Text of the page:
# Question c0e53

Nov 7, 2015

39.2%

#### Explanation:

Your starting point here will be the balanced chemical equation for this decompsition reaction

$2 {\text{KClO"_text(3(s]) stackrel(color(red)("heat")color(white)(xx))(->) 2"KCl"_text((s]) + 3"O}}_{\textrm{2 \left(g\right]}} \uparrow$

Notice that you have a $2 : 3$ mole ratio between potassium chlorate and oxygen gas. This means that the rection will always produce $\frac{3}{2}$ times more moles of oxygen than you had moles of potassium chlorate that took part in the reaction.

Now, let's assume that you have a sample of potassium chlorate of $x$ grams.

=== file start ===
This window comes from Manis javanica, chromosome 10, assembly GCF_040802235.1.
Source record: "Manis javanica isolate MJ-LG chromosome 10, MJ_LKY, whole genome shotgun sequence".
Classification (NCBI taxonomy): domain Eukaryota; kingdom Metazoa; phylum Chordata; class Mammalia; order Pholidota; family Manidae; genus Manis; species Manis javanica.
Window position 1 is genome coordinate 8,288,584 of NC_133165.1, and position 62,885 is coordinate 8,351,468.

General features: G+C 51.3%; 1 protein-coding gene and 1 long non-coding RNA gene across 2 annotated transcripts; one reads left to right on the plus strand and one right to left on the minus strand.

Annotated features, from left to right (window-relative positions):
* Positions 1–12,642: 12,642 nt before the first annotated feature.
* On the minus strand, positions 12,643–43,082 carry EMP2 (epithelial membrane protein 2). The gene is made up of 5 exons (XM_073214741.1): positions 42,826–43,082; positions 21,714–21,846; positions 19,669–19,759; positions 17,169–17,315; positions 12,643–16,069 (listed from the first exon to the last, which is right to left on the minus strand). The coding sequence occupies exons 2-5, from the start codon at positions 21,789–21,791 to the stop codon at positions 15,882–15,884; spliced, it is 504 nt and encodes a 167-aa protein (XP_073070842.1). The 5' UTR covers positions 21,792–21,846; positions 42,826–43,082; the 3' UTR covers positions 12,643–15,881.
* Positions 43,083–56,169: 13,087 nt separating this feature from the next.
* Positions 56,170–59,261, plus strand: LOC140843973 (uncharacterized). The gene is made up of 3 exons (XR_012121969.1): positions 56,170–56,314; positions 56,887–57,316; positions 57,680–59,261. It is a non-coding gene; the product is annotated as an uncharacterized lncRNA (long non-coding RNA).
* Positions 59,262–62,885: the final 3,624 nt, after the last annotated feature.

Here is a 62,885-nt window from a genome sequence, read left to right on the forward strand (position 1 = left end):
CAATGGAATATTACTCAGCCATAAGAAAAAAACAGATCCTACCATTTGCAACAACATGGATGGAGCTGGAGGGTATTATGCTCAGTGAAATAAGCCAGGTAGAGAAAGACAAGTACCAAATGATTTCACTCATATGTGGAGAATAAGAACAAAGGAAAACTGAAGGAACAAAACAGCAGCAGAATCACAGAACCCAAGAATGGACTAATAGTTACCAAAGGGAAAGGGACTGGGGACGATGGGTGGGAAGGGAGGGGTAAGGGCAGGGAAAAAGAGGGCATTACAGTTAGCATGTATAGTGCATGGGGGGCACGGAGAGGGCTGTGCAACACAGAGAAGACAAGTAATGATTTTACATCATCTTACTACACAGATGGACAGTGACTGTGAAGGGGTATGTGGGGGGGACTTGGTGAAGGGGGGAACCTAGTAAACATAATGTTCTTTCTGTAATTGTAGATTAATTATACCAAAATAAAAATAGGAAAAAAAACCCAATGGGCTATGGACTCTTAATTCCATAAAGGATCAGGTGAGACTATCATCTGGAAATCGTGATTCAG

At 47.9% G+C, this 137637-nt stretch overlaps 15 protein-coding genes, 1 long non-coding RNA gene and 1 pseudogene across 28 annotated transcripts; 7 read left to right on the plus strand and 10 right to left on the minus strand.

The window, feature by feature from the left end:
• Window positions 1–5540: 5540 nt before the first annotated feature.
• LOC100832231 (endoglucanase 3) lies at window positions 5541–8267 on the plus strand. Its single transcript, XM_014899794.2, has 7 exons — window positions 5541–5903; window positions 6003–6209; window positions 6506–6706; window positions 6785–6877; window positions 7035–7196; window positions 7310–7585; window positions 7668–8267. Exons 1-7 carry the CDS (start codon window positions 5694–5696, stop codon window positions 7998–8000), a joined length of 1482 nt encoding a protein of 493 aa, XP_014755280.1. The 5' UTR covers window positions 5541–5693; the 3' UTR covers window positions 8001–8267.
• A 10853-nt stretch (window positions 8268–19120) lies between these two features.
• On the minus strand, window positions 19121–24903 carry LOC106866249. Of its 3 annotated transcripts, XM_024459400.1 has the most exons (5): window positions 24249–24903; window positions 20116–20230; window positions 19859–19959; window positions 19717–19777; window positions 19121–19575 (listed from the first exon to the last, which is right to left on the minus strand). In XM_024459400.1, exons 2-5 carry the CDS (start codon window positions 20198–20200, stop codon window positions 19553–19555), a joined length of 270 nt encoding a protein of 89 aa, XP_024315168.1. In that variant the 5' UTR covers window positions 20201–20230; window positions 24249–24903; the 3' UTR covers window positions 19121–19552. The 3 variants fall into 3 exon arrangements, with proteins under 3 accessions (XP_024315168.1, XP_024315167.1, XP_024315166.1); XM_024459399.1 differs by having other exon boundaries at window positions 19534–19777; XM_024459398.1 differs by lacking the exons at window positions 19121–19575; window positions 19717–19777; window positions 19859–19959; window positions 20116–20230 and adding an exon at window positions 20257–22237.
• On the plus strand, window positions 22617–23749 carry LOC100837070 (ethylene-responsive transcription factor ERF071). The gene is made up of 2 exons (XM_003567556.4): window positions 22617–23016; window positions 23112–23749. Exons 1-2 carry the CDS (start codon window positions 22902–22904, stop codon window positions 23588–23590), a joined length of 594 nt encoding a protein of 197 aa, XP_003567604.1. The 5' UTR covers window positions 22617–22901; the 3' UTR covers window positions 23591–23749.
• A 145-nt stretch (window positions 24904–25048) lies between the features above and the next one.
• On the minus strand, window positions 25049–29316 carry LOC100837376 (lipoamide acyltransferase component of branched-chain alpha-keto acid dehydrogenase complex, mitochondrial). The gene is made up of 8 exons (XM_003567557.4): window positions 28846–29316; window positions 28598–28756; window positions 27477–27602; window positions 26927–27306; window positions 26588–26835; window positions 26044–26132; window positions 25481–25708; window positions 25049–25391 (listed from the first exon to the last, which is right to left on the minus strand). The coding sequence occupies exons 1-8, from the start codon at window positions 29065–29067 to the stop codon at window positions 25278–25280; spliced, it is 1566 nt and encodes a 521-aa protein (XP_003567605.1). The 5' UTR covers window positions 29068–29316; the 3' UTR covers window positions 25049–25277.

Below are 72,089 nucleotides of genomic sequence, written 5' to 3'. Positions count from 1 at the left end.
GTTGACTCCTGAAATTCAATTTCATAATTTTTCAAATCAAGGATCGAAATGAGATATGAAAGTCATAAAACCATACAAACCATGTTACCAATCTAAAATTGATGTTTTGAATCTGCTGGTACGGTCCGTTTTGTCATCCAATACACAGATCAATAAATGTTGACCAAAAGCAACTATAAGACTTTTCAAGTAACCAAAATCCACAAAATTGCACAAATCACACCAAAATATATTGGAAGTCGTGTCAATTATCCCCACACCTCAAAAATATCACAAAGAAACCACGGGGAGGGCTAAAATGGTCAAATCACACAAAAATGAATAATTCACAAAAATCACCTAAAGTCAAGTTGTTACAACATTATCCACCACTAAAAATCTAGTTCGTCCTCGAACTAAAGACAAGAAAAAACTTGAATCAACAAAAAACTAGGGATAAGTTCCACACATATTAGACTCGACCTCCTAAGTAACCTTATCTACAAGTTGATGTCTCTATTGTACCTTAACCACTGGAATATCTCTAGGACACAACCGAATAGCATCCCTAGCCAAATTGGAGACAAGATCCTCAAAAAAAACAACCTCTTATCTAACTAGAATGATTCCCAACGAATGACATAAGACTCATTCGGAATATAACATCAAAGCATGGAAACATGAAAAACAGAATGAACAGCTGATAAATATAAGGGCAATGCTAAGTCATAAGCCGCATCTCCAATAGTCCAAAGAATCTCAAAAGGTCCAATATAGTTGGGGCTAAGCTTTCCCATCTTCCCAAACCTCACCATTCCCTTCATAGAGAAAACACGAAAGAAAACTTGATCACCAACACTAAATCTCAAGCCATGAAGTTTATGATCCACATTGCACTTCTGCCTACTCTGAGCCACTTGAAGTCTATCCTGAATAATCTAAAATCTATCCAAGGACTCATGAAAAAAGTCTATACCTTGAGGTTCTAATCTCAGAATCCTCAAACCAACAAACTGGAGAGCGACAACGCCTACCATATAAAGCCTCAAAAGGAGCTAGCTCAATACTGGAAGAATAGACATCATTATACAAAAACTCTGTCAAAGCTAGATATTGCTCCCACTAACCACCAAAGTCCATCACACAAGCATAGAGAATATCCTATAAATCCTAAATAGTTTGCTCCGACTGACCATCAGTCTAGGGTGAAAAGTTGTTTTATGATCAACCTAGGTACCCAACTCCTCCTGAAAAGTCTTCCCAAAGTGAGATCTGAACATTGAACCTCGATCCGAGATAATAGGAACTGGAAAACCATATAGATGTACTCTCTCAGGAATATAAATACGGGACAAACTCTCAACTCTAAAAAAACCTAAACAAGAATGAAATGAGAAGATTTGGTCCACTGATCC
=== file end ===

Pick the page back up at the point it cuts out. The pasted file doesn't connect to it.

The number of moles of potassium chlorate can be determined using its molar mass

xcolor(red)(cancel(color(black)("g"))) * "1 mole KClO"_3/(122.5color(red)(cancel(color(black)("g")))) = x/122.5"moles KClO"_3

This means that the reaction produced

x/122.5color(red)(cancel(color(black)("moles KClO"_3))) * "3 moles O"_2/(2color(red)(cancel(color(black)("moles KClO"_3)))) = (3x)/245"moles O"_2

To get the mass of oxygen produced by the reaction, use oxygen gas' molar mass

(3x)/245color(red)(cancel(color(black)("moles O"_2))) * "32.0 g"/(1color(red)(cancel(color(black)("mole O"_2)))) = (96x)/245"g O"_2

This means that the percentage loss in the mass of the sample will be

$\text{% loss" = m_"loss"/m_"initial} \times 100$

"% loss" = (96/245xcolor(red)(cancel(color(black)("g"))))/(xcolor(red)(cancel(color(black)("g")))) xx 100 = 96/245 xx 100 = color(green)(39.2%)

The sample will be 39.2%# lighter after the decomposition reaction.